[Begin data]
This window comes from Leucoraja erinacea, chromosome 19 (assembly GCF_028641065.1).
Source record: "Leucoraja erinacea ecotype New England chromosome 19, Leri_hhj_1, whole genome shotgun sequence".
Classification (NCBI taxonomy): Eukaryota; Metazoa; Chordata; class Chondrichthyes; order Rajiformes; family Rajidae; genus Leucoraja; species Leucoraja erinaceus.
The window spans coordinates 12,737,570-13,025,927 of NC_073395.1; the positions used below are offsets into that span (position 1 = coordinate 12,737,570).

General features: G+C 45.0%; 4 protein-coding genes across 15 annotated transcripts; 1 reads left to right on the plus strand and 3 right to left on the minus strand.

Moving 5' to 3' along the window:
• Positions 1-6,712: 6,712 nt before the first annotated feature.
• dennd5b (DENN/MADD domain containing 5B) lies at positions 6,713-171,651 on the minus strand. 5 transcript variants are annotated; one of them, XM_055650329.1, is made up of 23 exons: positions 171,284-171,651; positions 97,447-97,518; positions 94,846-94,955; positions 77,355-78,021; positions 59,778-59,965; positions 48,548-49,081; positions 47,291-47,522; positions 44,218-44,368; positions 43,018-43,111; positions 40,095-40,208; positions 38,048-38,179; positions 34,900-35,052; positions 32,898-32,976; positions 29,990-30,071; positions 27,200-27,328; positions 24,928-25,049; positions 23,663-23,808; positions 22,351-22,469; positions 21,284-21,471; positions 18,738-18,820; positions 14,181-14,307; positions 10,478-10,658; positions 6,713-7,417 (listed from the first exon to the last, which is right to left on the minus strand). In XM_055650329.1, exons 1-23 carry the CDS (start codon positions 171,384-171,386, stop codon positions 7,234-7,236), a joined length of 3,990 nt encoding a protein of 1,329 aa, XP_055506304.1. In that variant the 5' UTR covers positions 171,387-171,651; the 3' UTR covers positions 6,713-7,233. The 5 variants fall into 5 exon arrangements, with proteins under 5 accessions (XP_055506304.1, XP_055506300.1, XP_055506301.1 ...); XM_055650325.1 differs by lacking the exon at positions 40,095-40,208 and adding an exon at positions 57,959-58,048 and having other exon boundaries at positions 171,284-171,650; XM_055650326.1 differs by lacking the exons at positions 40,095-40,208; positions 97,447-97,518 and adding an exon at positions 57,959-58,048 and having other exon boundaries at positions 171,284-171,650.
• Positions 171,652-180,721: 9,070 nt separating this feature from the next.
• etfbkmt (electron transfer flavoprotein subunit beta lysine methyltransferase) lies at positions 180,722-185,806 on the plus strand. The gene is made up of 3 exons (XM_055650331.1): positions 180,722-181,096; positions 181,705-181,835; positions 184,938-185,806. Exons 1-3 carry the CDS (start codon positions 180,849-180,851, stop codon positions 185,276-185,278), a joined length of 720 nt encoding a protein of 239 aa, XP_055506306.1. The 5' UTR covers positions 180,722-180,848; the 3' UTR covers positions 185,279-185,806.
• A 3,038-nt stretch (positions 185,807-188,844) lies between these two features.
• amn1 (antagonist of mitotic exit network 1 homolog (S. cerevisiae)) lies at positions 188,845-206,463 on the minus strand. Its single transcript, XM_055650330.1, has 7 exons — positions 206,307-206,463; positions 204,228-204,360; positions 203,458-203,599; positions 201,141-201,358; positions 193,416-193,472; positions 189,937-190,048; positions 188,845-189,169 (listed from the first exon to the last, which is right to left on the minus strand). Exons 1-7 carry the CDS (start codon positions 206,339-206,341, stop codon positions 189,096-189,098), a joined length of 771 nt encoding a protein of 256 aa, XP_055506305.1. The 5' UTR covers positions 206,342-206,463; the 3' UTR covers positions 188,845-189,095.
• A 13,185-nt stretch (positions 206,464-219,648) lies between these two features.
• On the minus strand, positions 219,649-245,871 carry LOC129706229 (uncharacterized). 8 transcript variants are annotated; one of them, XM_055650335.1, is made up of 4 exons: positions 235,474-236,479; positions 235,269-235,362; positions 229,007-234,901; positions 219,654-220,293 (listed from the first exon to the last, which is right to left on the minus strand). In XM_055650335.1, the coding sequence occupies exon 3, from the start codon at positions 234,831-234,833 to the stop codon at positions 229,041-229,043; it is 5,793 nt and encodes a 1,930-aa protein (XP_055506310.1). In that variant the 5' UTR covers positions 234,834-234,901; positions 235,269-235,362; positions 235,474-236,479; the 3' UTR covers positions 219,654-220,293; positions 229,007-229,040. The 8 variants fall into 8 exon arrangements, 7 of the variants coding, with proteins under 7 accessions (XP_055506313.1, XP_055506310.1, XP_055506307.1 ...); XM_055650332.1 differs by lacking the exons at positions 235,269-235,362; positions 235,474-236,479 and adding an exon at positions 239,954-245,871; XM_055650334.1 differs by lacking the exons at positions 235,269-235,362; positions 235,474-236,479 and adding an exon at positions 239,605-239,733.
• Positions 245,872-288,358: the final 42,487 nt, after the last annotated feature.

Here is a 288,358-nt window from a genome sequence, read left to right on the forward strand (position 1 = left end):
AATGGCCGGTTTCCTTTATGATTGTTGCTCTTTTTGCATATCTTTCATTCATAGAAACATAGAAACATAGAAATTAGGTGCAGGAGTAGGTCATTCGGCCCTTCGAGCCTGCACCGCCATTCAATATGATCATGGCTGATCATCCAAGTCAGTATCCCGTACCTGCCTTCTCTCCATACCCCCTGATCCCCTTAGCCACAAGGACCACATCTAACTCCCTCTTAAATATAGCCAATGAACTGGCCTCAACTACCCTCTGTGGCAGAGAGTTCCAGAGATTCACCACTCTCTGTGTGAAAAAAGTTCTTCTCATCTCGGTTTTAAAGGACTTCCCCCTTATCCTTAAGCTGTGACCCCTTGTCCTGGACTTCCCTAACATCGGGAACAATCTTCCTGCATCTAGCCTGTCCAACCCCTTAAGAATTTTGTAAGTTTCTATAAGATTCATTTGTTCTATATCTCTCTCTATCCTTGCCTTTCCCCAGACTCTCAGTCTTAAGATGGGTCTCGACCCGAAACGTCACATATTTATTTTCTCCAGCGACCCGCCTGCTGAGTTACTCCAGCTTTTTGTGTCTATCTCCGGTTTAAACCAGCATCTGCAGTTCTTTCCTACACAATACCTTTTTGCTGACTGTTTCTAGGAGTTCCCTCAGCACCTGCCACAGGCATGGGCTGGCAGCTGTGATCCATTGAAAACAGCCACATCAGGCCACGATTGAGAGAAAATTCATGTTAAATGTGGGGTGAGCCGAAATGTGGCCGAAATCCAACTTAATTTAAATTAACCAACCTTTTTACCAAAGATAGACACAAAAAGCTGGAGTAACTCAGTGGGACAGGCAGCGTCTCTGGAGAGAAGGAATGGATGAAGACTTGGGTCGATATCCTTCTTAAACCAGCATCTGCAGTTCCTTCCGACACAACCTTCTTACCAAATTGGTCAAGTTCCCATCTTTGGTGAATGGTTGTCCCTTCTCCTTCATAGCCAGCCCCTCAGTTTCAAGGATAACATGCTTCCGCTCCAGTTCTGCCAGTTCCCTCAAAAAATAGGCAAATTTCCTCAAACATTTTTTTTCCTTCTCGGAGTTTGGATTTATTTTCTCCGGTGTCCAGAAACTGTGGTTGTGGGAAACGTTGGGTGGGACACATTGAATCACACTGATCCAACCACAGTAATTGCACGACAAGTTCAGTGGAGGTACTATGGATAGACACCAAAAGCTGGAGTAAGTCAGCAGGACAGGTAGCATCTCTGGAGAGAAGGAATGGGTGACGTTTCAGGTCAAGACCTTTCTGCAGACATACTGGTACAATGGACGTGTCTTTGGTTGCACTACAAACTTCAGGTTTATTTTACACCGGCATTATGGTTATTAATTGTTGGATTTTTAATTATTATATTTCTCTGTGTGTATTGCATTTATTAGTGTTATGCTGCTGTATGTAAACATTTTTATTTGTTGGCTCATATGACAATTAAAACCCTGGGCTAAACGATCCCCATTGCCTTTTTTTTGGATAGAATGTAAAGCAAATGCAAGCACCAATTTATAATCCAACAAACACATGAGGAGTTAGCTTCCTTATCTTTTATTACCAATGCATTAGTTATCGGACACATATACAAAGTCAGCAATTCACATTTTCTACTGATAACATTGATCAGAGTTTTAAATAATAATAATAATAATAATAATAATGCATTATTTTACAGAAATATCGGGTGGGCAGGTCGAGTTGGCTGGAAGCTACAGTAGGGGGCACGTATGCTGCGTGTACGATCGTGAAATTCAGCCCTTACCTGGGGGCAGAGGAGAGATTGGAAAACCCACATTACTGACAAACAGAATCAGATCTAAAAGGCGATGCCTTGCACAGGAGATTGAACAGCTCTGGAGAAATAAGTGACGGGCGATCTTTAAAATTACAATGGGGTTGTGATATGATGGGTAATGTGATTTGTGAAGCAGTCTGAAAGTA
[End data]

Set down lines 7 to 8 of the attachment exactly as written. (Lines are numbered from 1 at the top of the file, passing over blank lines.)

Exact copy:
• Positions 1-6,712: 6,712 nt before the first annotated feature.
• dennd5b (DENN/MADD domain containing 5B) lies at positions 6,713-171,651 on the minus strand. 5 transcript variants are annotated; one of them, XM_055650329.1, is made up of 23 exons: positions 171,284-171,651; positions 97,447-97,518; positions 94,846-94,955; positions 77,355-78,021; positions 59,778-59,965; positions 48,548-49,081; positions 47,291-47,522; positions 44,218-44,368; positions 43,018-43,111; positions 40,095-40,208; positions 38,048-38,179; positions 34,900-35,052; positions 32,898-32,976; positions 29,990-30,071; positions 27,200-27,328; positions 24,928-25,049; positions 23,663-23,808; positions 22,351-22,469; positions 21,284-21,471; positions 18,738-18,820; positions 14,181-14,307; positions 10,478-10,658; positions 6,713-7,417 (listed from the first exon to the last, which is right to left on the minus strand). In XM_055650329.1, exons 1-23 carry the CDS (start codon positions 171,384-171,386, stop codon positions 7,234-7,236), a joined length of 3,990 nt encoding a protein of 1,329 aa, XP_055506304.1. In that variant the 5' UTR covers positions 171,387-171,651; the 3' UTR covers positions 6,713-7,233. The 5 variants fall into 5 exon arrangements, with proteins under 5 accessions (XP_055506304.1, XP_055506300.1, XP_055506301.1 ...); XM_055650325.1 differs by lacking the exon at positions 40,095-40,208 and adding an exon at positions 57,959-58,048 and having other exon boundaries at positions 171,284-171,650; XM_055650326.1 differs by lacking the exons at positions 40,095-40,208; positions 97,447-97,518 and adding an exon at positions 57,959-58,048 and having other exon boundaries at positions 171,284-171,650.